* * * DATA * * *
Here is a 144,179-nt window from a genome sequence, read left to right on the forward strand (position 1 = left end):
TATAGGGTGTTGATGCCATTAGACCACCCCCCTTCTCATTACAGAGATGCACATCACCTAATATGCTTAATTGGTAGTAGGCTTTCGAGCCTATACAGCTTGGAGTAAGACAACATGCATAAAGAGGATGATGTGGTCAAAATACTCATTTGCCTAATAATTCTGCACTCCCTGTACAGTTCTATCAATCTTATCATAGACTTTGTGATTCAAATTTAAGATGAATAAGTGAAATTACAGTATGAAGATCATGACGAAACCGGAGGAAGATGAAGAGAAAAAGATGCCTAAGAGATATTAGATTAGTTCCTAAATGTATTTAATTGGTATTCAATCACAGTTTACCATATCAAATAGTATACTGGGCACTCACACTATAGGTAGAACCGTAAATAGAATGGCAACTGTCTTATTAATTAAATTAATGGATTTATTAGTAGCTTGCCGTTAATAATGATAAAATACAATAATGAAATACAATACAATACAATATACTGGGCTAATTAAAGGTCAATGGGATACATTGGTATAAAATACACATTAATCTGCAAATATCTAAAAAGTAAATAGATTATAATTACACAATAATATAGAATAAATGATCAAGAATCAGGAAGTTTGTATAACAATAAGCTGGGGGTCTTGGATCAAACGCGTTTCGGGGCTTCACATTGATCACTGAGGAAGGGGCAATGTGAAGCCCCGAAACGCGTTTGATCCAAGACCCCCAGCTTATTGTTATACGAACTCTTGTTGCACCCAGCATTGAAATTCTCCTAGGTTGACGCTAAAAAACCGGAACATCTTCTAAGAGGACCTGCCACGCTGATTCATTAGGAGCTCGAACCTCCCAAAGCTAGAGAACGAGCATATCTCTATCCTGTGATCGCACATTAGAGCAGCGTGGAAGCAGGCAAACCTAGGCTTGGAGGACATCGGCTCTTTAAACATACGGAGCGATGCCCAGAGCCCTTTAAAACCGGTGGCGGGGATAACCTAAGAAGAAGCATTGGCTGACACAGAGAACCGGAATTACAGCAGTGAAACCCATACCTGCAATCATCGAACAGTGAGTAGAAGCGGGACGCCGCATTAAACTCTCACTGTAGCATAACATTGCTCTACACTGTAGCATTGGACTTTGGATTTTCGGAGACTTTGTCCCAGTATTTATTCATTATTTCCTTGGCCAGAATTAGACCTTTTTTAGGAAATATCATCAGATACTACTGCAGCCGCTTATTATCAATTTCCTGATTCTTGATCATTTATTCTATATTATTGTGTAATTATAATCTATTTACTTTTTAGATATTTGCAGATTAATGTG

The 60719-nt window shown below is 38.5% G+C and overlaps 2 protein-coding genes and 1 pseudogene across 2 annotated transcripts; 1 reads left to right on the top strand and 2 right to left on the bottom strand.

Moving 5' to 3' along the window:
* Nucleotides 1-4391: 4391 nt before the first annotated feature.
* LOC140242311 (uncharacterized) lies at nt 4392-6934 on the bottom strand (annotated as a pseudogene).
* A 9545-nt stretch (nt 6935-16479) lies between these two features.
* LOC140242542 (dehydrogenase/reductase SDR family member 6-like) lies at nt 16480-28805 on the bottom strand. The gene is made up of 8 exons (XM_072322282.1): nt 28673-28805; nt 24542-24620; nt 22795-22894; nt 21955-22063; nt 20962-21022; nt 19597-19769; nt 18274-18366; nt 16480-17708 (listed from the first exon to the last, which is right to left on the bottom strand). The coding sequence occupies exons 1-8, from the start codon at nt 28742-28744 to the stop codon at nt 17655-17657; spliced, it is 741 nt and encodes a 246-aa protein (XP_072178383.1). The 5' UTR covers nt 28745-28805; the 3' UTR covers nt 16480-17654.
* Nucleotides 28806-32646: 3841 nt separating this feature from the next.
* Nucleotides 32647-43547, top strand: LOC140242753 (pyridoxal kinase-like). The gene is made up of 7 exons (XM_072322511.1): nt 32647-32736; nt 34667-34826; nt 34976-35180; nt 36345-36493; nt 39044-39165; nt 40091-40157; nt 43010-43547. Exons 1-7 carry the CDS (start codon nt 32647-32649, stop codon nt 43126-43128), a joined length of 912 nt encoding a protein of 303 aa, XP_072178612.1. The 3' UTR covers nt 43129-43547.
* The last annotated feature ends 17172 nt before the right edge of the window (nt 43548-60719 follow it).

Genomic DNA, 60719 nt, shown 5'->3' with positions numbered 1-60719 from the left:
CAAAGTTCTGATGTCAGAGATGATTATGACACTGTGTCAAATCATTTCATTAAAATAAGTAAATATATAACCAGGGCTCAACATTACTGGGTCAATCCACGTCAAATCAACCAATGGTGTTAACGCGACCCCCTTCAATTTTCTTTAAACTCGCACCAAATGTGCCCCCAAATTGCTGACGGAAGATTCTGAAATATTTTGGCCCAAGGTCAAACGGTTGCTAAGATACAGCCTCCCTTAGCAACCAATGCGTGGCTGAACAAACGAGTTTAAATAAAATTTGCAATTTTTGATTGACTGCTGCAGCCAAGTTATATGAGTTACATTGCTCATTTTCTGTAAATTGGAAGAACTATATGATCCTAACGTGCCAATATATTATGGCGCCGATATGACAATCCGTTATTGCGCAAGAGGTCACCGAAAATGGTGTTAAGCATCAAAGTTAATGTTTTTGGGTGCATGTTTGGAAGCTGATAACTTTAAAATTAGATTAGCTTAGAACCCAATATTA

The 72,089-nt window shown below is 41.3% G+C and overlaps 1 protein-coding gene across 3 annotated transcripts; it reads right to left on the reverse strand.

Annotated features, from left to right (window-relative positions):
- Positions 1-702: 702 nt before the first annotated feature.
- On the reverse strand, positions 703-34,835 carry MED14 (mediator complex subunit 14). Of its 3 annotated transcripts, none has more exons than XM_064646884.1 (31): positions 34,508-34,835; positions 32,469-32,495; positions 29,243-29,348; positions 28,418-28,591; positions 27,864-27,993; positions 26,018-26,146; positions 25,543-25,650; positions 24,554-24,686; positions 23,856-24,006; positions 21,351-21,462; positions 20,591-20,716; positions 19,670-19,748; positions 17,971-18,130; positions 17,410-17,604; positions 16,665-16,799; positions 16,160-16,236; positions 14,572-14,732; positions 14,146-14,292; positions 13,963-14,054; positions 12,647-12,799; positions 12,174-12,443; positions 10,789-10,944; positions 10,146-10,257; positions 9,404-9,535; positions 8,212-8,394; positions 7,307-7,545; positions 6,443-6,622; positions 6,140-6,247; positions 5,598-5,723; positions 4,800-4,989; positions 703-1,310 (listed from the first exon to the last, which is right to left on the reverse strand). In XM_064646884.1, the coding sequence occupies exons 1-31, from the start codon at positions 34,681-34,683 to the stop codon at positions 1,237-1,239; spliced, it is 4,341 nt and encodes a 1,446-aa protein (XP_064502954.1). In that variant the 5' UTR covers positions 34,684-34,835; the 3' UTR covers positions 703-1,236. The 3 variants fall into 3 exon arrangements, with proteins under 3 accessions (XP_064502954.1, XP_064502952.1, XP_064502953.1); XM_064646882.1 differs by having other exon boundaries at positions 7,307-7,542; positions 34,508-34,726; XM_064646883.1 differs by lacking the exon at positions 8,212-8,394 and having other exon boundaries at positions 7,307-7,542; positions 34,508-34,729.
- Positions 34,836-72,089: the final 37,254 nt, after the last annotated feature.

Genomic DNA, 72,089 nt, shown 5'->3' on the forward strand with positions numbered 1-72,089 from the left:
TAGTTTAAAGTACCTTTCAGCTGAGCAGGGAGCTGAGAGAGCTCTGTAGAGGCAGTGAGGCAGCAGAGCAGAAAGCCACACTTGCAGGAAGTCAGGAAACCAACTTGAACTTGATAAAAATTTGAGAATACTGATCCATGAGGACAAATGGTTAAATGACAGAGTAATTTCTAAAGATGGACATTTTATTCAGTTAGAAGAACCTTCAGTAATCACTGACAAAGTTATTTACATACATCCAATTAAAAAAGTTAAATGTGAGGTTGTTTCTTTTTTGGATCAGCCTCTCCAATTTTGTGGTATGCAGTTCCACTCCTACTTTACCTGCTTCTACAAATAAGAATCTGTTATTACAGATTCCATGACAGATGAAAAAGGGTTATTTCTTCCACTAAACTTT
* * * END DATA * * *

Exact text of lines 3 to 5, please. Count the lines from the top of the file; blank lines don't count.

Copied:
The 60719-nt window shown below is 38.5% G+C and overlaps 2 protein-coding genes and 1 pseudogene across 2 annotated transcripts; 1 reads left to right on the top strand and 2 right to left on the bottom strand.

Moving 5' to 3' along the window:
* Nucleotides 1-4391: 4391 nt before the first annotated feature.